The expression “venetian blind trust” is already taken – former prime minister Joe Clark coined it in 2003 – so let’s just say Ontario Premier Doug Ford’s financial arrangements are louvred.

Mr. Ford promised earlier this year he would, if elected premier, place his controlling interest in Deco Labels and Tags Ltd. in a blind trust.

This week, it emerged that he has removed himself as sole director of the company and named his wife and daughters as directors in his place. But on Friday, a spokesman for the Premier refused to comment on whether his assets are now in a blind trust, as promised.

Story continues below advertisement

The Premier might be entitled to greater latitude in this regard had Toronto’s municipal integrity commissioner not found in 2016 that, while a city councillor, Mr. Ford accepted gifts from two Deco clients and arranged meetings at city hall so they could drum up new business.

Not so long ago, people of means felt the obligation upon entering public office to shield themselves from perceived conflicts of interest via truly independent trustees. In retrospect, the business entanglements of ex-prime minister Paul Martin, whose management trust prompted Mr. Clark’s memorable jibe, feel like a turning point.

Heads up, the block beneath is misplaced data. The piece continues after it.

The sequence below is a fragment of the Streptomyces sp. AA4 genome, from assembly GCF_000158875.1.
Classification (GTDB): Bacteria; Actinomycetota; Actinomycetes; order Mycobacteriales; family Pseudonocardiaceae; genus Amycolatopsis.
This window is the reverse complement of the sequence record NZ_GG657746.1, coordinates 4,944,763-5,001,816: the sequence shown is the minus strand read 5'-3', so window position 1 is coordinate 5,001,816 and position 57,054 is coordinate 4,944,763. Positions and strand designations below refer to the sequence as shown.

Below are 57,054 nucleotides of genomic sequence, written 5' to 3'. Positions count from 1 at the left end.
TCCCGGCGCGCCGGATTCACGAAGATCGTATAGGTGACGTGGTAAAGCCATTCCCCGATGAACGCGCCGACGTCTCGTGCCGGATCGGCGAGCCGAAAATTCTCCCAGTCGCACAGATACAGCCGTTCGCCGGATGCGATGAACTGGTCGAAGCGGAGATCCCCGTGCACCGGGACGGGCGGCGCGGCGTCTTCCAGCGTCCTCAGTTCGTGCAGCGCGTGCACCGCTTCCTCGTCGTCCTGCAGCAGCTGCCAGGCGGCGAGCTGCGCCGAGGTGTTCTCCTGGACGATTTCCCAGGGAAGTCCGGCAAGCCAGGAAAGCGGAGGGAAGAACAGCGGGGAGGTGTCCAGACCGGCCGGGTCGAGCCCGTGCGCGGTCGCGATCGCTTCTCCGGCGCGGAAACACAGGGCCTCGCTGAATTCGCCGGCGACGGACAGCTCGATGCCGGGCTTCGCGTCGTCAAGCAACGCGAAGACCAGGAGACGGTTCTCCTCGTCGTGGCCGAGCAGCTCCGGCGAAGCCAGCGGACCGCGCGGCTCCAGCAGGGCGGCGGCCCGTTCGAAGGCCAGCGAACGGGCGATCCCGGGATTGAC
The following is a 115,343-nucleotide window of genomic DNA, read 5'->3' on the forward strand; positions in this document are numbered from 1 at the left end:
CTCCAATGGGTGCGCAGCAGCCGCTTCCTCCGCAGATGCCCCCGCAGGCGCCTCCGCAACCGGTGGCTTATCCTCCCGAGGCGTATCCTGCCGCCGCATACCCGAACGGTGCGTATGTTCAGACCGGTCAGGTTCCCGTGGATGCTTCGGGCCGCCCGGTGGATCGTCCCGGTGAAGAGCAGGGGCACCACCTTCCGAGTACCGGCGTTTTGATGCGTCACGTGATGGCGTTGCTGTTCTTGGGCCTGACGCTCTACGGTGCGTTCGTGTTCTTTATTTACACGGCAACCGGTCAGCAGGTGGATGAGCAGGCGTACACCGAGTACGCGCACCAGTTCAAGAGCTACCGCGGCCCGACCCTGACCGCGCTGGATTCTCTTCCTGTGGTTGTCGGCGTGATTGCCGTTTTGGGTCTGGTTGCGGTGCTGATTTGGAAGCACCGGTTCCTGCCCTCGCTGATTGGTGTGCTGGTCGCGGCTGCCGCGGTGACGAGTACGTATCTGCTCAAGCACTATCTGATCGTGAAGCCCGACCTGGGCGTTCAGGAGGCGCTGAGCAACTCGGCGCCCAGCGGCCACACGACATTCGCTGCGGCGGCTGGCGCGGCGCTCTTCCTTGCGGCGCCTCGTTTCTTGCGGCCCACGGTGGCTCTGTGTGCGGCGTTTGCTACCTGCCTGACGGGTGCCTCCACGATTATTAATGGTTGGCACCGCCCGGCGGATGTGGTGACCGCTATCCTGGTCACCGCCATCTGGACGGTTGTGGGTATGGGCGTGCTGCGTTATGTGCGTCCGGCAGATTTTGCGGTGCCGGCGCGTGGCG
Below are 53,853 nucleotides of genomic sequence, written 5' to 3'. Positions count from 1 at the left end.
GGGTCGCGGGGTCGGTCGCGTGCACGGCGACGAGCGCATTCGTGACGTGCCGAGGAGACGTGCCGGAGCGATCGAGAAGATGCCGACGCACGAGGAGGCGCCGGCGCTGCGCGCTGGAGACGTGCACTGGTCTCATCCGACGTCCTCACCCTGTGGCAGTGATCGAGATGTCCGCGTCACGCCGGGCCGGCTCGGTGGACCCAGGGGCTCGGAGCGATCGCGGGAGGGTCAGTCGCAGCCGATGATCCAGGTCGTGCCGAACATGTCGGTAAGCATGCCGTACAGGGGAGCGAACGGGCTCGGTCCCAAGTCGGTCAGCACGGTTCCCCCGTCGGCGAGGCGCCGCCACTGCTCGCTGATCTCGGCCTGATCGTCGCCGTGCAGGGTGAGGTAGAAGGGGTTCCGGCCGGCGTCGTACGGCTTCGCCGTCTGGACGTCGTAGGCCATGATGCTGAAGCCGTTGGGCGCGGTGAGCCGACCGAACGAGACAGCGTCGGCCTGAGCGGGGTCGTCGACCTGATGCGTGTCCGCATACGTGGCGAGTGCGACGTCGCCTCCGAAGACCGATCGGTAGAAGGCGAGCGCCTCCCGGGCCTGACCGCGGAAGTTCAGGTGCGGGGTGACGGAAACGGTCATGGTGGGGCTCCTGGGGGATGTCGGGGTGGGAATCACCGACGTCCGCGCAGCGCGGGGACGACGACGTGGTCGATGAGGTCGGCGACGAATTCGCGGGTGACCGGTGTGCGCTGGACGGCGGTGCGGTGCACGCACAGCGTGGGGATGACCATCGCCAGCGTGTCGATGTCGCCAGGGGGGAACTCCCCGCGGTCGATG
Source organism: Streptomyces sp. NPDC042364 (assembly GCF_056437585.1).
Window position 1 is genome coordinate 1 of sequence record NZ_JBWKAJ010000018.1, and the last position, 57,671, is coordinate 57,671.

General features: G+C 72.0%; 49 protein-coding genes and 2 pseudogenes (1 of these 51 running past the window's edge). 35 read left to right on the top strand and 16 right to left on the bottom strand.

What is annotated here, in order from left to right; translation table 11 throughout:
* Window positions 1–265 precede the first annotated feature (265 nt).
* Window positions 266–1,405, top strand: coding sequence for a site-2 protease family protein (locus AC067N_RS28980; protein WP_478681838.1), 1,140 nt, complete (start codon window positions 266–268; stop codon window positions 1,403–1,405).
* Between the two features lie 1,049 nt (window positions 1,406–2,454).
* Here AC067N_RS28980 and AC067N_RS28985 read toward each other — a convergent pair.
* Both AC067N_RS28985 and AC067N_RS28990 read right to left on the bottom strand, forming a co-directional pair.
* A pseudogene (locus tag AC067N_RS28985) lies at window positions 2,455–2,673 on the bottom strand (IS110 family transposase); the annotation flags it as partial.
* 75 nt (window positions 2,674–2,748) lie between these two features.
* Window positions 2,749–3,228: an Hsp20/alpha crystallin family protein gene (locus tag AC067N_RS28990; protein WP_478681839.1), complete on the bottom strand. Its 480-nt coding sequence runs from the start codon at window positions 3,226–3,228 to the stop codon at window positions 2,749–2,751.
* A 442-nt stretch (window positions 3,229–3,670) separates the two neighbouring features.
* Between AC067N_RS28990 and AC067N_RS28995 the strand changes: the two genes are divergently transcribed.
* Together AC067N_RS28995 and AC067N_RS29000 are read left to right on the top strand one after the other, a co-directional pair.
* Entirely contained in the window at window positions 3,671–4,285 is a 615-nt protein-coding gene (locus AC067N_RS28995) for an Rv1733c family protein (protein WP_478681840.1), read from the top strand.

Then again, there is no perfect solution. Even robustly designed blind trusts are not in and of themselves a guarantee of probity. But they do have value as a proactive, good faith gesture. Mr. Ford hasn’t done that.

It’s helpful to him that he can invoke Ontario’s provincial integrity commissioner’s official imprimatur on his arrangement. Given the opacity of financial disclosures at Queen’s Park, perhaps it’s time to examine the province’s ethics rules more closely.

The simplest way to ensure politicians remain above-board is to subject them to enforced transparency and independent oversight. This is an issue governments at all levels could stand to take more seriously.

Mr. Ford, meanwhile, assures Ontarians the overlap between his family business and his official duties will be non-existent. “I’m just too busy to ever get involved,” he said.

We shouldn’t have to take his word for it.